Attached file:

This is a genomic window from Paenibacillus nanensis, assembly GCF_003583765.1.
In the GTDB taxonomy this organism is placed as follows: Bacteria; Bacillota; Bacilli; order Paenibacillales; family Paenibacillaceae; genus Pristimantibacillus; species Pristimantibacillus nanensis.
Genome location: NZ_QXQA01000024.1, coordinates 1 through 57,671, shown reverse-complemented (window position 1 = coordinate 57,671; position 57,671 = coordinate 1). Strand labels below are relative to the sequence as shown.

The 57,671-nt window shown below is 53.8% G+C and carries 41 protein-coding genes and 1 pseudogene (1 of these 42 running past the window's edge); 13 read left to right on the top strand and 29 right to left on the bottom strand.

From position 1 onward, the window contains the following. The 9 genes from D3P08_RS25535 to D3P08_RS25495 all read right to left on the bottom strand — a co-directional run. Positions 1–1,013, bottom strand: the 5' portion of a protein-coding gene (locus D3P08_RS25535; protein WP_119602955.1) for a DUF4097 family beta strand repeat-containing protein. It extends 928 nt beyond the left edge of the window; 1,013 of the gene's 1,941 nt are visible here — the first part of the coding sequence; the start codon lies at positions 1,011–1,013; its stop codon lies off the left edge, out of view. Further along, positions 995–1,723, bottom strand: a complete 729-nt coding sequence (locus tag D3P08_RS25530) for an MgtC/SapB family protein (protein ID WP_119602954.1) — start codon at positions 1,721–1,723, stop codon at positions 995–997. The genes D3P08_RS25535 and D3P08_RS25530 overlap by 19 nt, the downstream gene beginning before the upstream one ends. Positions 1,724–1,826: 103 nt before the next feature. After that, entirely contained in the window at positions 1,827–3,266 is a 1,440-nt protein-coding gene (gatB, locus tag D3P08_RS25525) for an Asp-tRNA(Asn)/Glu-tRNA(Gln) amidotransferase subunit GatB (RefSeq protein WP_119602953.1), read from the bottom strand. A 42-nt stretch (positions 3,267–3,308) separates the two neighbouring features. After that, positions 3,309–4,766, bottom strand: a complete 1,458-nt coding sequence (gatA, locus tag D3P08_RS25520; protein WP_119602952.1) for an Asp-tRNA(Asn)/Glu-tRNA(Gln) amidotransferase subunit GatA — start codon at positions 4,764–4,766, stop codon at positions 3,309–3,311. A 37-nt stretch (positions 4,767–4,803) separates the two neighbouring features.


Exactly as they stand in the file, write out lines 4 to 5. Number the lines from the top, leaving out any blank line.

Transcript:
The 57,671-nt window shown below is 53.8% G+C and carries 41 protein-coding genes and 1 pseudogene (1 of these 42 running past the window's edge); 13 read left to right on the top strand and 29 right to left on the bottom strand.

From position 1 onward, the window contains the following. The 9 genes from D3P08_RS25535 to D3P08_RS25495 all read right to left on the bottom strand — a co-directional run. Positions 1–1,013, bottom strand: the 5' portion of a protein-coding gene (locus D3P08_RS25535; protein WP_119602955.1) for a DUF4097 family beta strand repeat-containing protein. It extends 928 nt beyond the left edge of the window; 1,013 of the gene's 1,941 nt are visible here — the first part of the coding sequence; the start codon lies at positions 1,011–1,013; its stop codon lies off the left edge, out of view. Further along, positions 995–1,723, bottom strand: a complete 729-nt coding sequence (locus tag D3P08_RS25530) for an MgtC/SapB family protein (protein ID WP_119602954.1) — start codon at positions 1,721–1,723, stop codon at positions 995–997. The genes D3P08_RS25535 and D3P08_RS25530 overlap by 19 nt, the downstream gene beginning before the upstream one ends. Positions 1,724–1,826: 103 nt before the next feature. After that, entirely contained in the window at positions 1,827–3,266 is a 1,440-nt protein-coding gene (gatB, locus tag D3P08_RS25525) for an Asp-tRNA(Asn)/Glu-tRNA(Gln) amidotransferase subunit GatB (RefSeq protein WP_119602953.1), read from the bottom strand. A 42-nt stretch (positions 3,267–3,308) separates the two neighbouring features. After that, positions 3,309–4,766, bottom strand: a complete 1,458-nt coding sequence (gatA, locus tag D3P08_RS25520; protein WP_119602952.1) for an Asp-tRNA(Asn)/Glu-tRNA(Gln) amidotransferase subunit GatA — start codon at positions 4,764–4,766, stop codon at positions 3,309–3,311. A 37-nt stretch (positions 4,767–4,803) separates the two neighbouring features.